Finally, pour water onto the slope of the sand pile (the same side you inserted the hard, flat item) and observe the water flow over the sand and hard object.
If done right, the water should be flowing down the slope of the sand pile eventually cutting into it. The water will flow over the hard object before falling over its edge and back onto the rest of the sand’s slope. The water will cut into the sand below the hard object and it’s this part of the moving water that ultimately results in the waterfall.
If you run this experiment long enough, you should be able to form your own little waterfall!
Once you accept the idea and science behind the waterfall formation, you might be able to imagine how you can end up with different shapes or types of waterfalls simply by varying the orientation and combination of hard and soft rock with water cutting through them.
Now you may be wondering how all the different rock layers got there in the first place and why these rock layers erode at different rates.
Well, just about all of the land you see around you is the result of volcanoes. Volcanoes typically spew out lava, which is really molten rock (or rock that is so hot that it acts like a liquid).
When the lava is on the cooler surface (instead of the heat within the earth’s surface), the lava becomes more solid. You can see this action taking place in places like the Big Island of Hawaii, where the lava ultimately solidifies to add to its landmass and become part of the rock layer.
Other volcanoes spew out lava that doesn’t flow as fluidly as those in Hawaii. That fact alone illustrates that the rock layers that form from the cooling lava can have differing compositions. And its this differing composition that results in the differing levels of resistance to erosion by water (and to a lesser degree wind).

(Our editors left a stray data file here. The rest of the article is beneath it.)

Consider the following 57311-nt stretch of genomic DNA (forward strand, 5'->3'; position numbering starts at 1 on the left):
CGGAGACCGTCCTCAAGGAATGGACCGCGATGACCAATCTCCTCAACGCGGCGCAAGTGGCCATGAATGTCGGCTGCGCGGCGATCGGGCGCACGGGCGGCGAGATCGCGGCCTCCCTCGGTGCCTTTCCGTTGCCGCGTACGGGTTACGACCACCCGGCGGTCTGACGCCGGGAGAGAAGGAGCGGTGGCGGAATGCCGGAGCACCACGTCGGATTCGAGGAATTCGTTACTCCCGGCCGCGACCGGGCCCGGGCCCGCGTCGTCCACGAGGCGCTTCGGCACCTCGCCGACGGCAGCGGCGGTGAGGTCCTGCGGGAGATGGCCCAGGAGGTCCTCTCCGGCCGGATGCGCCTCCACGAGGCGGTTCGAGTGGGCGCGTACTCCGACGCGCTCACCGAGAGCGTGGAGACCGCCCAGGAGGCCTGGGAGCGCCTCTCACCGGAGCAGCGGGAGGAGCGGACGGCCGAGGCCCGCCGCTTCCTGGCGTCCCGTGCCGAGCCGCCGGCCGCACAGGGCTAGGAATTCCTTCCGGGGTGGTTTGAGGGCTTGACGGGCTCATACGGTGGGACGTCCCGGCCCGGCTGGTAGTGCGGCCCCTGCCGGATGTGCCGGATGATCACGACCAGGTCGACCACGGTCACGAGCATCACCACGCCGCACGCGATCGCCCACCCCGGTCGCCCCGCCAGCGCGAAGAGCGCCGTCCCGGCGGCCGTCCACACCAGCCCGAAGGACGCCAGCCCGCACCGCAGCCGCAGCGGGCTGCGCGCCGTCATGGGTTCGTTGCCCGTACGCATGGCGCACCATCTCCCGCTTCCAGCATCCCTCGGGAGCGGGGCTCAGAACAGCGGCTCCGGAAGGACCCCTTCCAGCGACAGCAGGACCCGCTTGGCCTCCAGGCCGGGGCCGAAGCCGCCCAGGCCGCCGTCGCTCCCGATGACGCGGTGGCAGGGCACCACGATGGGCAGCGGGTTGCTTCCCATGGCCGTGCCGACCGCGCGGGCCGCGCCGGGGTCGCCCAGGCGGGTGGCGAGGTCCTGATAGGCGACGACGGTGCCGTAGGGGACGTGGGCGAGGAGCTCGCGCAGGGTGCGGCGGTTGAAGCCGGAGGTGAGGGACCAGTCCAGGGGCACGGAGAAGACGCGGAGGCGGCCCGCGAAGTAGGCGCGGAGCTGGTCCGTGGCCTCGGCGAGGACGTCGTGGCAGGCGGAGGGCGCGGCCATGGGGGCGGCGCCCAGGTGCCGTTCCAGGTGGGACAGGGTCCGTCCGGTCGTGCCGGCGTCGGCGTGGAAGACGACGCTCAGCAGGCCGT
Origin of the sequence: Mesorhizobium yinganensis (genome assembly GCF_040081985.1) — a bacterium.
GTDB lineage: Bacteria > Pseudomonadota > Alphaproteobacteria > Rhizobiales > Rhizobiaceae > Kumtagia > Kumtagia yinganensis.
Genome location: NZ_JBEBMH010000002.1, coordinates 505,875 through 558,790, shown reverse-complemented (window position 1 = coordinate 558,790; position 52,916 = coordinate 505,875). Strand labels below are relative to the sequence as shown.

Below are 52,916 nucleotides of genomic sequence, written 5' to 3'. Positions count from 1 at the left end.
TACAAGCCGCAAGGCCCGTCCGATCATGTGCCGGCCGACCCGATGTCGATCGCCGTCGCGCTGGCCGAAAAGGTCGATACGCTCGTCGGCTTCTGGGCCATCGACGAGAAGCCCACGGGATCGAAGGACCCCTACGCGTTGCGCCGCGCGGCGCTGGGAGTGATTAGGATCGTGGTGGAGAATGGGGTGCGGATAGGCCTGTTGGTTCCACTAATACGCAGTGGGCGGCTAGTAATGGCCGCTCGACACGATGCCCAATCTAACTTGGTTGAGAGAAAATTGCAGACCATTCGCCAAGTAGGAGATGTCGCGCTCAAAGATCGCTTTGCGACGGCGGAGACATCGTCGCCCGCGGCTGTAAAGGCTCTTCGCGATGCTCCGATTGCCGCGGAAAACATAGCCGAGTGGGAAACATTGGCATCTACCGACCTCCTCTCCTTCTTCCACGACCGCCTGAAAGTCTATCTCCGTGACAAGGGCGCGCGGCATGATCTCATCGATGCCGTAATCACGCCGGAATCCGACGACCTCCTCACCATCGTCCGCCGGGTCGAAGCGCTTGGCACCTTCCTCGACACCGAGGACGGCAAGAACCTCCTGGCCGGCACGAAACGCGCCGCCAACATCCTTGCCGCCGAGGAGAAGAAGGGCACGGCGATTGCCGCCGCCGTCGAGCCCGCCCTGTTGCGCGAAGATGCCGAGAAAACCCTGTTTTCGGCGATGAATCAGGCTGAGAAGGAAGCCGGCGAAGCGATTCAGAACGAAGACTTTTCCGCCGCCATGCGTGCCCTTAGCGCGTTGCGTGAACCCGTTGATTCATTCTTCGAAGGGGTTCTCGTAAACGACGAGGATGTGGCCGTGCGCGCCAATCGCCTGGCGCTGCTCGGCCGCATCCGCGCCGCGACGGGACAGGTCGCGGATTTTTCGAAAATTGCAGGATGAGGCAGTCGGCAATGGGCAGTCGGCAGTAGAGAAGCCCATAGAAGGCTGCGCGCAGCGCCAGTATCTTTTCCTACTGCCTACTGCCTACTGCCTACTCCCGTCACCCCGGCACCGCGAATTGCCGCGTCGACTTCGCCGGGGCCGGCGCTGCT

In addition to differences in the composition of the lava and/or rock layers depending on geography, it’s also possible to have differing rock layers accumulating over millions of years as geologic processes may evolve over time. Places like the Grand Canyon in Northern Arizona exemplify such geologic episodes as the Colorado River exposed and revealed the many layers of rock holding up the majestic cliffs and buttes.
Each layer represents a change in the geologic conditions. It could be a volcano going off depositing a layer of new lava, or a major event like an asteroid collision depositing a thick soot and dust layer (e.g. the dinosaur extinction event), or the advent of a new species changing the chemistry of the atmosphere and/or the biosphere, or a countless number of other things taking place in the past.
In any case, volcanoes are a regular aspect of the earth’s geology, and they’re a consequence of the earth letting out its internal heat. The internal heat of the earth also is the engine behind convection, which moves the molten rock beneath the crust. And this, in turn, drives big chunks of the earth’s crust (or tectonic plates) to move. Some of these plates slide against each other, others collide, and still others separate from each other. There are even hot spots that practically tear heat holes through the crust (like the ones that formed the Hawaiian Islands).
Bottom line is that these factors are what gives rise to the various rock layers as well as features we see like mountains, valleys, drainages, flatlands, and more!
THE WATER CYCLE
It’s no secret that you need water to have a waterfall.
But where does that water come from?
Below is a simplified diagram (perhaps too overly simplified) of the water cycle. This is the dominant source (perhaps the only source) of all inland freshwater.
Even though the earth is nearly 70% water, the vast water supply is stuck at sea level in the oceans. So how does water get into the higher elevations on land? After all, you need elevation to even have a waterfall drop, right?